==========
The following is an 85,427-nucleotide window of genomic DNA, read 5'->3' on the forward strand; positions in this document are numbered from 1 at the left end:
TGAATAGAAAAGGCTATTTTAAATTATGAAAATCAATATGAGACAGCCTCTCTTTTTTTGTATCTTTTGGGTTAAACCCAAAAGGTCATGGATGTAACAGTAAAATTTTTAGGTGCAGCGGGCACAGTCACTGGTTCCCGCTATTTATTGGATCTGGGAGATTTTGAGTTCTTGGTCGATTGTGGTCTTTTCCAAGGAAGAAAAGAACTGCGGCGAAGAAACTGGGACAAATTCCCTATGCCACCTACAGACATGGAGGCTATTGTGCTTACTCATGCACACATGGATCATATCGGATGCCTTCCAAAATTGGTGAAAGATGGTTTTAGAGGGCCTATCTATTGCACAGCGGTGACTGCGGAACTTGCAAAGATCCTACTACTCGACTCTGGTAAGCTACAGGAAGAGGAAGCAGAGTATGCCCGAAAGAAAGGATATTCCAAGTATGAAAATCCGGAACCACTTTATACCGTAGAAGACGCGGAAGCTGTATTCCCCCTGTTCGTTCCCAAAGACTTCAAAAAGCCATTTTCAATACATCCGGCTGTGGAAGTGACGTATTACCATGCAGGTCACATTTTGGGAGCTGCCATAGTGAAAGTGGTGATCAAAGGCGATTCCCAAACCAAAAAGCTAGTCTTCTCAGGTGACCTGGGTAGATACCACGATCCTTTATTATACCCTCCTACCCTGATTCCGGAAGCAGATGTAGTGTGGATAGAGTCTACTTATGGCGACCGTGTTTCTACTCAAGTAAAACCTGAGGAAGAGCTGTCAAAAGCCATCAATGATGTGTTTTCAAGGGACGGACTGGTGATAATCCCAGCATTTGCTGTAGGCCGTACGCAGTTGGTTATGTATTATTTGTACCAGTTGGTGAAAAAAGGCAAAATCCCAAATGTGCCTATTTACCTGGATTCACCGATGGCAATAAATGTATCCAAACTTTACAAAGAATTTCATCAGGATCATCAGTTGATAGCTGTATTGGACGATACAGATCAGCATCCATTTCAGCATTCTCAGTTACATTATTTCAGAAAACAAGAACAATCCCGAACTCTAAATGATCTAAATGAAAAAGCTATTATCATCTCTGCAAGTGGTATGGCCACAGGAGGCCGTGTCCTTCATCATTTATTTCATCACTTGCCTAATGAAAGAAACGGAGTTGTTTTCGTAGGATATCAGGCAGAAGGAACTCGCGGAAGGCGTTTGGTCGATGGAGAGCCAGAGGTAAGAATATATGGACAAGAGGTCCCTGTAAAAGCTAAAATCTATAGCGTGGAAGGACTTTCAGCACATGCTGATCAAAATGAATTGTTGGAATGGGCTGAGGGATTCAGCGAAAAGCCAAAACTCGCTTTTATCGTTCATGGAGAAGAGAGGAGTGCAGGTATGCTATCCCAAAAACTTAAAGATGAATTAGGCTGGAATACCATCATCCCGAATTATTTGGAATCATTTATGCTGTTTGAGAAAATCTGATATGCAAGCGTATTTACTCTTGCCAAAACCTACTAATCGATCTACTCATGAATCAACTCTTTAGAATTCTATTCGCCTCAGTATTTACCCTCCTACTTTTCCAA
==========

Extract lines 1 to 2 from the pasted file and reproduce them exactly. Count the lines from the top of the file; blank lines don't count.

The following is an 85,427-nucleotide window of genomic DNA, read 5'->3' on the forward strand; positions in this document are numbered from 1 at the left end:
TGAATAGAAAAGGCTATTTTAAATTATGAAAATCAATATGAGACAGCCTCTCTTTTTTTGTATCTTTTGGGTTAAACCCAAAAGGTCATGGATGTAACAGTAAAATTTTTAGGTGCAGCGGGCACAGTCACTGGTTCCCGCTATTTATTGGATCTGGGAGATTTTGAGTTCTTGGTCGATTGTGGTCTTTTCCAAGGAAGAAAAGAACTGCGGCGAAGAAACTGGGACAAATTCCCTATGCCACCTACAGACATGGAGGCTATTGTGCTTACTCATGCACACATGGATCATATCGGATGCCTTCCAAAATTGGTGAAAGATGGTTTTAGAGGGCCTATCTATTGCACAGCGGTGACTGCGGAACTTGCAAAGATCCTACTACTCGACTCTGGTAAGCTACAGGAAGAGGAAGCAGAGTATGCCCGAAAGAAAGGATATTCCAAGTATGAAAATCCGGAACCACTTTATACCGTAGAAGACGCGGAAGCTGTATTCCCCCTGTTCGTTCCCAAAGACTTCAAAAAGCCATTTTCAATACATCCGGCTGTGGAAGTGACGTATTACCATGCAGGTCACATTTTGGGAGCTGCCATAGTGAAAGTGGTGATCAAAGGCGATTCCCAAACCAAAAAGCTAGTCTTCTCAGGTGACCTGGGTAGATACCACGATCCTTTATTATACCCTCCTACCCTGATTCCGGAAGCAGATGTAGTGTGGATAGAGTCTACTTATGGCGACCGTGTTTCTACTCAAGTAAAACCTGAGGAAGAGCTGTCAAAAGCCATCAATGATGTGTTTTCAAGGGACGGACTGGTGATAATCCCAGCATTTGCTGTAGGCCGTACGCAGTTGGTTATGTATTATTTGTACCAGTTGGTGAAAAAAGGCAAAATCCCAAATGTGCCTATTTACCTGGATTCACCGATGGCAATAAATGTATCCAAACTTTACAAAGAATTTCATCAGGATCATCAGTTGATAGCTGTATTGGACGATACAGATCAGCATCCATTTCAGCATTCTCAGTTACATTATTTCAGAAAACAAGAACAATCCCGAACTCTAAATGATCTAAATGAAAAAGCTATTATCATCTCTGCAAGTGGTATGGCCACAGGAGGCCGTGTCCTTCATCATTTATTTCATCACTTGCCTAATGAAAGAAACGGAGTTGTTTTCGTAGGATATCAGGCAGAAGGAACTCGCGGAAGGCGTTTGGTCGATGGAGAGCCAGAGGTAAGAATATATGGACAAGAGGTCCCTGTAAAAGCTAAAATCTATAGCGTGGAAGGACTTTCAGCACATGCTGATCAAAATGAATTGTTGGAATGGGCTGAGGGATTCAGCGAAAAGCCAAAACTCGCTTTTATCGTTCATGGAGAAGAGAGGAGTGCAGGTATGCTATCCCAAAAACTTAAAGATGAATTAGGCTGGAATACCATCATCCCGAATTATTTGGAATCATTTATGCTGTTTGAGAAAATCTGATATGCAAGCGTATTTACTCTTGCCAAAACCTACTAATCGATCTACTCATGAATCAACTCTTTAGAATTCTATTCGCCTCAGTATTTACCCTCCTACTTTTCCAA